Search up why do we get acne? and you’ll find page after page of articles, and with good reason: more than 80% of us get pimples sometime in our lifetime. But if you’re paying close attention, you’ll probably notice that most of the articles talk all about how acne forms. Very few of them, however, talk directly about why.
Why? That’s a really good question. The truth is, dermatologists have a pretty good understanding of how we get pimples — the nitty gritty of what’s going wrong within the skin. What is far from clear, however, is exactly what’s behind the malfunctions.
Maybe you’re wondering why this even matters: Let’s just clear up the dang breakouts, quick! We feel you — but knowledge is power. And that’s why, with the help of Sandra Lee, MD (aka Dr. Pimple Popper), we’re going to get you up to speed about why acne happens, and what you can do about it.
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What causes acne?
We’ve already described in detail how pimples form, but there are several factors that contribute to a person’s likelihood of developing acne. Some of these are under our control, says Dr. Lee, but some of them aren’t.
Acne factors out of our control
- Genetics. Acne seems to show up in families, so if your parents had it, you’re more likely to have it too. It has a lot to do with your skin type: oily skin tends to be more acne-prone, since excess sebum contributes to acne development. Also, a recent study linked certain genes (some of which affect hair follicle formation) to cases of severe acne.
- Hormones. Sebum levels are regulated by androgens (like testosterone), which skyrocket during the teenage years. This explains why acne peaks then. Hormones are also responsible for breakouts during a woman’s monthly cycle, during pregnancy, or during menopause.
Acne factors within our control
- Stress. This goes hand in hand with lack of sleep, in fact the two reinforce each other. When we’re stressed or over-tired, it’s harder for our skin to repair itself and maintain a healthy balance. This leaves us vulnerable to breakouts.
- Environment. Things like sun exposure, air pollution, even weather changes can all weaken the skin barrier, leaving us more susceptible to breakouts. Interesting new research into the skin’s microbiome is shedding light on our own unique environments, too.
- Diet. Processed starchy, sugary foods (aka high glycemic foods), along with hormones in milk, can lead to hormonal changes that make acne more likely.
- Smoking. In case we need another reason to just say no, the chemicals in both cigarette smoke and vape pens break down our skin and damage DNA, making it more vulnerable to breakouts.
- Beauty routine. Cosmetics and hair care products can be occlusive (aka pore-clogging), which causes breakouts known as “pomade acne,” says Dr. Lee.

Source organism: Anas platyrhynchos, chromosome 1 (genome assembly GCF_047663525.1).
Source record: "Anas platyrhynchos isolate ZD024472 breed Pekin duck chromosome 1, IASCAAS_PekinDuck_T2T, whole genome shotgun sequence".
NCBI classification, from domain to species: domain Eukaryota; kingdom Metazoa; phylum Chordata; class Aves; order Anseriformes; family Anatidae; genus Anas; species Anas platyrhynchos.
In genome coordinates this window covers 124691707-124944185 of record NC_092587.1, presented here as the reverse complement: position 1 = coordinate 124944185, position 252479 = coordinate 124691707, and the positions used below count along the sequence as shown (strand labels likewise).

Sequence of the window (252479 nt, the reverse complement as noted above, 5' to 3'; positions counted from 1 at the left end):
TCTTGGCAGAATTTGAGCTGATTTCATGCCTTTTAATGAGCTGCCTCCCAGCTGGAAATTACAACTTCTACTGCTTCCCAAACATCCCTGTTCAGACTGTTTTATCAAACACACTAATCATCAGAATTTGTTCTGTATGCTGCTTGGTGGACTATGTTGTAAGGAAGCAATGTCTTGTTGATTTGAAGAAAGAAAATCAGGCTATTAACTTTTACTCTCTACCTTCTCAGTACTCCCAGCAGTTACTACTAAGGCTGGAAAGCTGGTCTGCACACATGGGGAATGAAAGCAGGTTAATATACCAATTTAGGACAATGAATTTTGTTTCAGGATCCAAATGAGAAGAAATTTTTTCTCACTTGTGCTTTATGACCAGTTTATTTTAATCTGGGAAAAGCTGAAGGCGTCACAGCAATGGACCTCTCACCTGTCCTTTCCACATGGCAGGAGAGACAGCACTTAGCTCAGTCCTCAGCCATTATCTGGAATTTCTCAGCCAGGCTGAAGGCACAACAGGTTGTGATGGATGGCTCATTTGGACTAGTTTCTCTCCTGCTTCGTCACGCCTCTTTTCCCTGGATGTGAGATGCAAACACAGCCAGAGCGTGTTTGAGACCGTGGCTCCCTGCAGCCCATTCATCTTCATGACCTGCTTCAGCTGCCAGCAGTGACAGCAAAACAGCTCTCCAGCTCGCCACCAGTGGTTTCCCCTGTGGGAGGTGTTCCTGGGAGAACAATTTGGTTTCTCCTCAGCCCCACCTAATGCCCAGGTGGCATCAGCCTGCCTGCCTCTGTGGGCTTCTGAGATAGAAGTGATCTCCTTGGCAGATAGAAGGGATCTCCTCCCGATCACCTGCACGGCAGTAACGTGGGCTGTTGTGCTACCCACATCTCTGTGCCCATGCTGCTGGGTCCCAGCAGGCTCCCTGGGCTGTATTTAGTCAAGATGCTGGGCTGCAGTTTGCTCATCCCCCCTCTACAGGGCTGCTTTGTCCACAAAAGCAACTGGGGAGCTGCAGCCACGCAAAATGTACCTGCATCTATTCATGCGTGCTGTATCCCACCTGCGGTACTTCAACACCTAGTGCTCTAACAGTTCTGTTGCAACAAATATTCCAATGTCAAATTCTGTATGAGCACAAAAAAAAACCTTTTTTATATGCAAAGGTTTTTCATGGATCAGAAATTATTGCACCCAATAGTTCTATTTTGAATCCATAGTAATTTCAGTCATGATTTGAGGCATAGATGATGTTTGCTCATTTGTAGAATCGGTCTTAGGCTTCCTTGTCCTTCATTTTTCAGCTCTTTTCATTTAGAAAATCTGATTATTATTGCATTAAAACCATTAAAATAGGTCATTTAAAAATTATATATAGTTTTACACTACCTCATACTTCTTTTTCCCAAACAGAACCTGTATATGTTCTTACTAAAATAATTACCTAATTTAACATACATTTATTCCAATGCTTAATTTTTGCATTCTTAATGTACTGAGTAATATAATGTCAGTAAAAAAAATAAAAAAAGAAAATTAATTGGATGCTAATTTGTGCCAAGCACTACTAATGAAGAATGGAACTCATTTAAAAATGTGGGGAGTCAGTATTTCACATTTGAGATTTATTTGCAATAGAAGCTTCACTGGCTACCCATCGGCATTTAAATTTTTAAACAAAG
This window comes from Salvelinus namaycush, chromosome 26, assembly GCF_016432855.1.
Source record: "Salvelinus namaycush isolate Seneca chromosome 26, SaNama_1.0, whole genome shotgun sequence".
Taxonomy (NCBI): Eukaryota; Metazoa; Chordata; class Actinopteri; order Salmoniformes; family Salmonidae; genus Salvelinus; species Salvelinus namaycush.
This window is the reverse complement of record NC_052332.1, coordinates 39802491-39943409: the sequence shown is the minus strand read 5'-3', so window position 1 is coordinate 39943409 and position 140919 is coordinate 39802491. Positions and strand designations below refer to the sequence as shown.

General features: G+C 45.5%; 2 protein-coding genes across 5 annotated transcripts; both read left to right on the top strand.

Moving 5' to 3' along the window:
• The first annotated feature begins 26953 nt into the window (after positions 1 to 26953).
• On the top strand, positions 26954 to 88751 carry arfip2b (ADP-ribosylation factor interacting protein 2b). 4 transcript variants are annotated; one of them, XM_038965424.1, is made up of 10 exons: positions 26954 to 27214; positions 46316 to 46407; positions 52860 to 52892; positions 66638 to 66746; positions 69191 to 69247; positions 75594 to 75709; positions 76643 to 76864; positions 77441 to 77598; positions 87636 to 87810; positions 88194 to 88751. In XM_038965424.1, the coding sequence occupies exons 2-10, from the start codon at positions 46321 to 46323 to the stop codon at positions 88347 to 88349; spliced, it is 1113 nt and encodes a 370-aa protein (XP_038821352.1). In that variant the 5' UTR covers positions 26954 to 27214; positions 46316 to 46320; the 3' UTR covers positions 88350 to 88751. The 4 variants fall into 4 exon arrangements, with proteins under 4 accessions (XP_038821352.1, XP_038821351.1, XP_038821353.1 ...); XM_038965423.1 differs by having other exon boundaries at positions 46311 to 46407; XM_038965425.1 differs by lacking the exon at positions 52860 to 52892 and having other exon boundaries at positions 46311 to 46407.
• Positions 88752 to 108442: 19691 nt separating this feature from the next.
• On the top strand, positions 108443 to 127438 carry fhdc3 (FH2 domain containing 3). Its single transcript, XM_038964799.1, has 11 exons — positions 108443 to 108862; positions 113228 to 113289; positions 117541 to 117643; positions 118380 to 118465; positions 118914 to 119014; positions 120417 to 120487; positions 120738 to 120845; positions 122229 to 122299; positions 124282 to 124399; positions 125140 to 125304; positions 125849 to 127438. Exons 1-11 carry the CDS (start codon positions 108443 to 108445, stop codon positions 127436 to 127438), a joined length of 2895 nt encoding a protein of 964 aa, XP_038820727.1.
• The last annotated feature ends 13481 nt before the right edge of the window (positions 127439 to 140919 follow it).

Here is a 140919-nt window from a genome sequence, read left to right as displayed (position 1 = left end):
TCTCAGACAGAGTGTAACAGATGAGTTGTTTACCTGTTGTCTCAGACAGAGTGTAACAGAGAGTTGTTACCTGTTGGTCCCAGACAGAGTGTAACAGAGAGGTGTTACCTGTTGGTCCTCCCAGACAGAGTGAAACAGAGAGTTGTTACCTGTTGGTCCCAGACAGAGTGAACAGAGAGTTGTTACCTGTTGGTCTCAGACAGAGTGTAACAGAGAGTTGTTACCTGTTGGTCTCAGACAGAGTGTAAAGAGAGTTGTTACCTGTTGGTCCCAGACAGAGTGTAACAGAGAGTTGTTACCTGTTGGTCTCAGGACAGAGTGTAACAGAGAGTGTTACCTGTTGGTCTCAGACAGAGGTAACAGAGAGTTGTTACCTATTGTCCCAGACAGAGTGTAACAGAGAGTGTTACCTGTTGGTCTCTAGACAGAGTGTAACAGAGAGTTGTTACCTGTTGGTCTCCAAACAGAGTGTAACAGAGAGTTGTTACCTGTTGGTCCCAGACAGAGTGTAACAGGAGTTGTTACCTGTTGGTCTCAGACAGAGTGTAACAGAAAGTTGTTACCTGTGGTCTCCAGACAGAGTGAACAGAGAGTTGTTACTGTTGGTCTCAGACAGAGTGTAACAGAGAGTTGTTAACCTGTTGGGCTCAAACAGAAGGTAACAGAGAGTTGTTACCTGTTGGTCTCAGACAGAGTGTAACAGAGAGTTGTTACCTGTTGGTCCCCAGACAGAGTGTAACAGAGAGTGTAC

- Lifestyle. This includes activities like sports, work, or regulations (like masking) that lead to acne mechanica — like when a football player breaks out from wearing pads, or a violinist gets pimples on their chin from irritation.
- Skincare routine. Surprisingly, washing your face too much, or using really strong products on your face, can damage your skin barrier and/or cause your oil glands to produce even more oil — which can lead to more acne.
What’s the best way to treat acne?
Now that we’ve nailed down the known causes of acne, we can discuss what to do about it. According to Dr. Lee, this means using both proven ingredients and supporting your skin with a healthy lifestyle.
Dr. Pimple Popper’s top acne tips
#1 Use an acne-fighting skincare regimen
No matter how healthy our lifestyle choices may be, most of us are still going to have to deal with breakouts. But Dr. Lee says that the right combination of active ingredients can treat and prevent acne. She recommends using a system with products formulated to work together, like her SLMD Acne System.
#2 Stay consistent (and patient)
No matter what skin concern you’re managing, results take time. Dr. Lee says that it could take a couple of months to see breakouts begin to clear. If your routine includes a retinoid (like SLMD Retinol Resurfacing Serum), it can take as many as six to twelve months to reach its full potential.
#3 Don’t pop your pimples
Squeezing, poking, and popping your pimples is an absolute no-no, says Dr. Lee. It creates more inflammation and can spread bacteria that leads to even more pimples. Popping also can create post-inflammatory hyperpigmentation and acne scars.
#4 Choose a healthy lifestyle
We know it’s just not possible to avoid the sun, always get enough sleep, and never eat junk food. And even if we do, there’s still a good chance that pimples will pop up. Dr. Lee suggests making healthy choices as often as possible, while still enjoying life.
Dr. Lee's Last Word
I say this all the time because it's an important lesson to remember: most acne is NOT life threatening. But it does affect self-esteem and quality of life, and can impact skin long-term if it leads to scarring. The best thing you can do is try to minimize the risk from lifestyle factors and make sure you find acne products or an acne routine that works and is effective for you!